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OSHO Online Library   »   The Books   »   The Wisdom of the Sands, Vol. 1
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Chapter 9: Experience: The Heart of the Matter

India has great records. India has been interested in philosophizing - it does not write history, it writes philosophy. It does not write ordinary things of life, it writes myth. It is not interested in history at all, its whole interest is in mythology. And naturally, five thousand years is a long time: if you go on doing a certain thing you become very, very clever at it. But there is something to be understood: there is a difference between the Eastern and the Western approach, and India has become the representative of the East.

There are two possibilities in approaching reality. One is to be logical, to be masculine, to be yang, aggressive. That’s what the West has been doing, that is the Western choice. The Eastern choice is just the opposite: to be feminine, to be intuitive. More emphasis is given to feeling than to thinking, more emphasis is given to the inner than to the outer. These are the two gestalts reality can be reduced to. If you look outside it becomes matter, it appears as matter. It is the same reality. If you look inside it appears as consciousness. It is the same reality.

The East has been searching more on the inside, the West has been searching more on the outside. Naturally, in the West, science has developed immensely, technology has developed greatly. When you look into matter science develops, technology develops. When you look inside science does not develop but philosophizing, poetry, religion. But both are halves, and both, because they are halves, are wrong, lopsided.

Try to understand me: when I say a man is spiritual I mean he flows as easily on the outside as the inside. He is whole. Neither the East nor the West has been spiritual. The West has been materialist and the East has been spiritualist - but not spiritual. The West believes in the philosophy of the outside, the East believes in the philosophy of the inside.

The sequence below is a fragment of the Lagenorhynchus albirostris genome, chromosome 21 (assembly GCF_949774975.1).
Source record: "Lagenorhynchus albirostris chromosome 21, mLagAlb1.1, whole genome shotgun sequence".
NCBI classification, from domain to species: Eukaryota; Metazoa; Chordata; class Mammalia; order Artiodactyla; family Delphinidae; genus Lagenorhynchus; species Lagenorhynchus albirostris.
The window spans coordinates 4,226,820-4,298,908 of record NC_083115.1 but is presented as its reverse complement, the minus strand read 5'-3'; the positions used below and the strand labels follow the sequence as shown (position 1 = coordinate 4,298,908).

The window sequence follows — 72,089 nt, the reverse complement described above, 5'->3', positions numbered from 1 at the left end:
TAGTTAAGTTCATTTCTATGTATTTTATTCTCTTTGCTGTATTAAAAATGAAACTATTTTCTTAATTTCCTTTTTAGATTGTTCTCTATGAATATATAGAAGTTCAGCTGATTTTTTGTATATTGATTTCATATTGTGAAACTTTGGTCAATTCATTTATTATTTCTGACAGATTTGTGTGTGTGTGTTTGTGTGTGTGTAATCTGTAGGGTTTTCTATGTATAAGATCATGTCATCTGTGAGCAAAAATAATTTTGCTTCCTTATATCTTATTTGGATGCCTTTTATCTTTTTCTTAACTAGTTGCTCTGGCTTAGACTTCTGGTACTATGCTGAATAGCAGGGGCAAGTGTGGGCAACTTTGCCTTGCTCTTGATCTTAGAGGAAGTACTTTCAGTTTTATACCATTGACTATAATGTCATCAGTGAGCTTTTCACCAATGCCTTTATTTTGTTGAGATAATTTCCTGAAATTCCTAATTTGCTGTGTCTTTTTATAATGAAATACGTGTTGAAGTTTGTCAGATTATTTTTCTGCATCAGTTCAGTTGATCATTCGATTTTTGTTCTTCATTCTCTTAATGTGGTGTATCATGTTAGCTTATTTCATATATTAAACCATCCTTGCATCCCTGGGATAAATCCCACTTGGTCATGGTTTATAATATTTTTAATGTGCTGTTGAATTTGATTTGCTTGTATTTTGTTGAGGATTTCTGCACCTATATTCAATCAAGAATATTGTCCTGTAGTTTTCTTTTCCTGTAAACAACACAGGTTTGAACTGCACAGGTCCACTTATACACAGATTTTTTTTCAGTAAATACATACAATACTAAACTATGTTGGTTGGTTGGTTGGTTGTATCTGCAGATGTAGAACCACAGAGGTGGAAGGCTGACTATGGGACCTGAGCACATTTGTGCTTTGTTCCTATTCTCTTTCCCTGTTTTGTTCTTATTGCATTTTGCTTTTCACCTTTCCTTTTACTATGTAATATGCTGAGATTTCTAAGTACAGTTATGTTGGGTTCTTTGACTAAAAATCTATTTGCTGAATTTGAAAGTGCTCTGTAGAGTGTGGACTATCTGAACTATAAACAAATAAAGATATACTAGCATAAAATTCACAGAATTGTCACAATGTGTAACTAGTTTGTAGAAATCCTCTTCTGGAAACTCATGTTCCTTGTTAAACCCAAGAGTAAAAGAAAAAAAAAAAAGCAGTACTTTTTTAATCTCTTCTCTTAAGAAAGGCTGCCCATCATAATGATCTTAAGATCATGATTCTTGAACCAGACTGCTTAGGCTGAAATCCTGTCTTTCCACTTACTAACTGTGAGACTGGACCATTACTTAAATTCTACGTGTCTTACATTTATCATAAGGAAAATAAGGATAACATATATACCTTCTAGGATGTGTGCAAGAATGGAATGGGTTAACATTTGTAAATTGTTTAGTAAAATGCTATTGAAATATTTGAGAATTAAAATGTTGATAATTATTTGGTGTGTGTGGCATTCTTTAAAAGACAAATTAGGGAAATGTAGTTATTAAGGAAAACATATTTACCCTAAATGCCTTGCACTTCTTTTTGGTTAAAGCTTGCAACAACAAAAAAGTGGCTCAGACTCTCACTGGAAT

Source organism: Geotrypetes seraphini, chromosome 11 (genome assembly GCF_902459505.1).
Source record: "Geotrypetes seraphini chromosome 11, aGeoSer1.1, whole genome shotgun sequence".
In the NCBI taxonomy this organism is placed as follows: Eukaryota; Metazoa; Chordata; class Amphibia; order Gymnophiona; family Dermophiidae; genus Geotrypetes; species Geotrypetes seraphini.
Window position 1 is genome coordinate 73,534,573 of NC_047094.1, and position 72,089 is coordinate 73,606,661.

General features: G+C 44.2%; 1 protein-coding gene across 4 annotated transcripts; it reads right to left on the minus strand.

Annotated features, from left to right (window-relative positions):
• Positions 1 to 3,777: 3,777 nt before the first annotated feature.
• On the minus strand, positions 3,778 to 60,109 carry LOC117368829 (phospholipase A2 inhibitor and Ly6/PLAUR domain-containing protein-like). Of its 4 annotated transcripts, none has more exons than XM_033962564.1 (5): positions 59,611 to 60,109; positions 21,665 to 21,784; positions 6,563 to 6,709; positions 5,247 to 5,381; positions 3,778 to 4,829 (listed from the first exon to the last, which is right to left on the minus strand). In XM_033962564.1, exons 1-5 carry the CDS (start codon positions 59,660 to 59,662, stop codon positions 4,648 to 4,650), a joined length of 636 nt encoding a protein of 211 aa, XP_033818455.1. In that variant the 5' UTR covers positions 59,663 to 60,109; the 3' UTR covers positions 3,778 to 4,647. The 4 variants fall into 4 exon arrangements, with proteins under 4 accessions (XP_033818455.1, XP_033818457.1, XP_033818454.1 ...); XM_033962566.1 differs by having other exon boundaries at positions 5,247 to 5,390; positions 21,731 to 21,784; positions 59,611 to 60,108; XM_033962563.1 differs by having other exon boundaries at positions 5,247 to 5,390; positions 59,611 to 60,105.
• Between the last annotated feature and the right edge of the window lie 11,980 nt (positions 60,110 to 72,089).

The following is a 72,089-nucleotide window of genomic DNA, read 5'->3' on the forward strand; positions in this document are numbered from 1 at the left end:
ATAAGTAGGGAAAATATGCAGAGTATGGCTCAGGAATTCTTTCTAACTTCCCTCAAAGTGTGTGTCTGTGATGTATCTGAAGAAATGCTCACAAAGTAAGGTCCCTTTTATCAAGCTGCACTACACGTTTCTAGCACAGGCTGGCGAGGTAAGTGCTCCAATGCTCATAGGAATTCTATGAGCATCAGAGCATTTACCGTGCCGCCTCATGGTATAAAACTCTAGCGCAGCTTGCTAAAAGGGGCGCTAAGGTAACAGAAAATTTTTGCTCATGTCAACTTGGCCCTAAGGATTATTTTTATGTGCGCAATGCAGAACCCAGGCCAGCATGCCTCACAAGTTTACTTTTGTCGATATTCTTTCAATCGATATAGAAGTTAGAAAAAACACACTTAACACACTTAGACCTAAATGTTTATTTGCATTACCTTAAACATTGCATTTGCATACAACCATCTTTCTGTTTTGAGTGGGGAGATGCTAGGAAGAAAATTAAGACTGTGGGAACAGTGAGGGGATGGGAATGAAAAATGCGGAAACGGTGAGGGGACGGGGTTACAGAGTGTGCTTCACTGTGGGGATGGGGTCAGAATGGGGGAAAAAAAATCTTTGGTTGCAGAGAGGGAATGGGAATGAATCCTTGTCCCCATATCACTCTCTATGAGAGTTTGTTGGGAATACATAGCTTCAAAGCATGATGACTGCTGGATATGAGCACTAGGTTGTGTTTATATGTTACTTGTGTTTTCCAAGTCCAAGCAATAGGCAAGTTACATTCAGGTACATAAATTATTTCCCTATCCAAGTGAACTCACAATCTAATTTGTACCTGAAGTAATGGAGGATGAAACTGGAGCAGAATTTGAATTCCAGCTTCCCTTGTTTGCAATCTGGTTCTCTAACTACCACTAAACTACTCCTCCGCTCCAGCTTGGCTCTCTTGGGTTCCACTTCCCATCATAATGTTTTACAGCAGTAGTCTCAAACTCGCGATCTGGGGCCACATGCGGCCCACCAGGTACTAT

The spiritual person is one who has come to that ultimate synthesis between the outer and the inner, between matter and consciousness, between body and soul. In the real spiritual person East and West meet and disappear. The really spiritual person is neither of the East nor of the West; he is global. Where he exists is not the point. His approach is global because his approach is total. He’s whole, that’s why I call him “holy.” Neither the East is whole nor the West is whole; both have suffered. Both are suffering. They have chosen polarities.

Nobody has chosen the total reality as it is. The total reality is enormous, it contains contradictions - that’s why nobody has chosen it. If you choose the inside you are afraid to choose the outside because they look opposite. You start feeling inconsistent. If you choose the outside, naturally you start denying the inside because they don’t fit. You learn one kind of language - the outer or the inner - and you deny the other kind of language.

Who is a spiritual person? Whom do I call enlightened? I call that man enlightened who is not afraid of this contradictoriness of life, who accepts it, and in that acceptance transcends East-West, transcends matter-mind, transcends all kinds of dualities. Buddha is not Eastern, cannot be. Christ is not Western, cannot be. They have come to that peak of consciousness from where the whole earth is one.

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